Finch West | Subway vs. LRT

Finch West | Subway vs. LRT

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Economic Impact of Finch West LRT

Finch West LRT is one of the proposed light rail lines in David Miller’s legacy Transit City plan. However, Transit City’s one-size-fits-all approach does not take into account the unique circumstances of local context, raising serious questions about the suitability and merit of an LRT on Finch West.

Finch Avenue is an important freight transportation corridor for many businesses and industries in the area, providing them with easy access to and from provincial highways to reach to their markets far beyond the Toronto region. Given the industrial nature of the area, truck traffic of these businesses will be negatively impacted by the Finch West LRT as planned. For instance, many businesses in the Emery Business Improvement Area (BIA), the largest BIA in the country, rely on easy access to provincial highways via Hwy 400/Finch interchange for its operations. As the number of traffic lanes will be reduced to accommodate the dedicated LRT track, vehicle travel times are expected to increase by as much as 3 times from the current level, which translate to lost time and efficiency for the businesses that rely on trucks for freight transportation (Cole Engineering, 2014). In addition, the configuration of road space due to dedicated LRT track also raises concerns for u-turning trucks. Therefore, the Finch West LRT running on dedicated lane will inevitably mean business loss for the industries in the area, particularly Emery BIA.

Burying the LRT or building a subway would address some of these concerns and provide a win-win situation for promoting transit use as well as accommodating freight transportation and truck traffic. It is often suggested that future demand forecast of transit ridership does not warrant a higher capacity transit option such as subway, but such argument never takes the effect of induced demand created by a subway line into consideration. Many developments are indeed attracted by the presence of a high-order transit line like subway, which helps revitalize areas in the vicinity, add density and thus further create demand for transit use.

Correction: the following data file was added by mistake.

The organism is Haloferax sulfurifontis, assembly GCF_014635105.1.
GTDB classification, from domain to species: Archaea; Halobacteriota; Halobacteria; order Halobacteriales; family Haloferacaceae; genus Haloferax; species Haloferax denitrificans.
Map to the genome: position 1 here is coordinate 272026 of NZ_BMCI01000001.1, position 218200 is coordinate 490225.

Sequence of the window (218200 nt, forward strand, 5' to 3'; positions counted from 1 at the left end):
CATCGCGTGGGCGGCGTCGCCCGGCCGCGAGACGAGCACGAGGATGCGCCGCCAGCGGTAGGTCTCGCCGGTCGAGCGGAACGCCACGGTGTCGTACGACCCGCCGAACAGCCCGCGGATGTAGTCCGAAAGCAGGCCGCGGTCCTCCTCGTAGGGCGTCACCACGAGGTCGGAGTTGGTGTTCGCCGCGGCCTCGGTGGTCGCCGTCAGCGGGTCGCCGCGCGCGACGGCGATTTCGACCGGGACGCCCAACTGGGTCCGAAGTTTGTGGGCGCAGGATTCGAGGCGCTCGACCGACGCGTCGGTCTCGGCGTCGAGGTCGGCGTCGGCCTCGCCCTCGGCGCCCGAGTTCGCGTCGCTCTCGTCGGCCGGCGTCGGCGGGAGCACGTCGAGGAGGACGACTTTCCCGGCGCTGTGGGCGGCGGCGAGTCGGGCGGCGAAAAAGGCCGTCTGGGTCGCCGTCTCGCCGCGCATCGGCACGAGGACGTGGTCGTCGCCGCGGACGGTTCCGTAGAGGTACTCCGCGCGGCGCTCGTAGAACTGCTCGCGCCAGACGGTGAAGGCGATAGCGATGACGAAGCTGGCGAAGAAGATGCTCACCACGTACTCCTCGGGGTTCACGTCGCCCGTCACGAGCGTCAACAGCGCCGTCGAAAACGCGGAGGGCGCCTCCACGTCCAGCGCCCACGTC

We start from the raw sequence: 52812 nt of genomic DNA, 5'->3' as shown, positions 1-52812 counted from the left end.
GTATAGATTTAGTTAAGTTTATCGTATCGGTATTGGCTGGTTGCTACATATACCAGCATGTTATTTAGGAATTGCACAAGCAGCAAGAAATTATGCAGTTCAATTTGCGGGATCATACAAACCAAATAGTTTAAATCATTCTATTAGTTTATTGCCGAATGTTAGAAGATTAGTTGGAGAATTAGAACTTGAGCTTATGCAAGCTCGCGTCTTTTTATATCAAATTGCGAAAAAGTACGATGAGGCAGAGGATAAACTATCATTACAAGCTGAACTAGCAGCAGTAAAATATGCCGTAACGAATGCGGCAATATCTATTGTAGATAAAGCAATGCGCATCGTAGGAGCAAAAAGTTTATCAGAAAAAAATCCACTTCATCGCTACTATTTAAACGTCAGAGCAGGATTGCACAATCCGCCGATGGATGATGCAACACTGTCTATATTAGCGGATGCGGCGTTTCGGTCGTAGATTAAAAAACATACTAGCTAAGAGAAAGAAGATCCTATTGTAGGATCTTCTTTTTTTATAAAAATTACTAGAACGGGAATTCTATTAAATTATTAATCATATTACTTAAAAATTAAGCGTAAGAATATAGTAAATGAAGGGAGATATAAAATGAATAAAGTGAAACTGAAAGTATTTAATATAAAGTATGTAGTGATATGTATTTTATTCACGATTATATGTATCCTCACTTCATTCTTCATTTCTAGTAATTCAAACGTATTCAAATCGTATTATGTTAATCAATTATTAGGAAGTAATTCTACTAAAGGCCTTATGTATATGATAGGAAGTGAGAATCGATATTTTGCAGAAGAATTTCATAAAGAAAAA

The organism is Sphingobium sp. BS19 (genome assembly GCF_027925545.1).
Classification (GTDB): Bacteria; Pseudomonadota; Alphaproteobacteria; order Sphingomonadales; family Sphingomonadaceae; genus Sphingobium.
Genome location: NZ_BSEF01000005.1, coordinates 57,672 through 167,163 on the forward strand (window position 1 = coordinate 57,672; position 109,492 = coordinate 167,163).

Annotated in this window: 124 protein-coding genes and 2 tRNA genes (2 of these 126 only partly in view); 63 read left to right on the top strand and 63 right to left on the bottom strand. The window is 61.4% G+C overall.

The Three Cities Within Toronto by David Hulchanski (2010) demonstrates that City #1 (>20% income increase) coincides with the existing subway infrastructure, while City #3 (>20% income decrease) only has 19 of the city’s 68 stations. Many of these City #1 areas benefited from the gentrification and the transformation that new developments and condominiums brought about in the last two decades. Concord Park Place, a 45-acre development currently under construction on the Sheppard line between Leslie and Bessarion, is another example of induced demand waiting to transform the area that was initially cursed for not deserving a subway line due to low density and low demand. In this regard, denying a fair examination of the subway option on Finch West, which is already situated in City #3, has deep implications for the future economic well-being of the area.

LRT on Finch West impedes truck traffic and freight transportation for the many businesses in the area, which is a unique and vital economic element in this particular part of Toronto that needs to be taken into consideration. LRT might manage to switch some existing road users to transit, but it does not have the same induced demand and the economically transformative effect that a subway line brings about. Finally, placing an LRT rail yard at Finch and Jane also casts doubts on whether a Finch West LRT will positively transform an already troubled neighbourhood.

References:

Cole Engineering (2014) Finch West LRT and Transportation Network Impact Assessment Study, Retrieved from:

http://emeryvillagebia.ca/contentfiles/pdf/Final%20Transportation%20Impact%20Assessment%20June%202014.pdf

Hulchanski, D. (2010) The Three Cities Within Toronto – Income Polarization Among Toronto’s Neighbourhood, 1970 – 2005, Retrieved from:

http://www.urbancentre.utoronto.ca/redirects/3citiesDec2010Report.html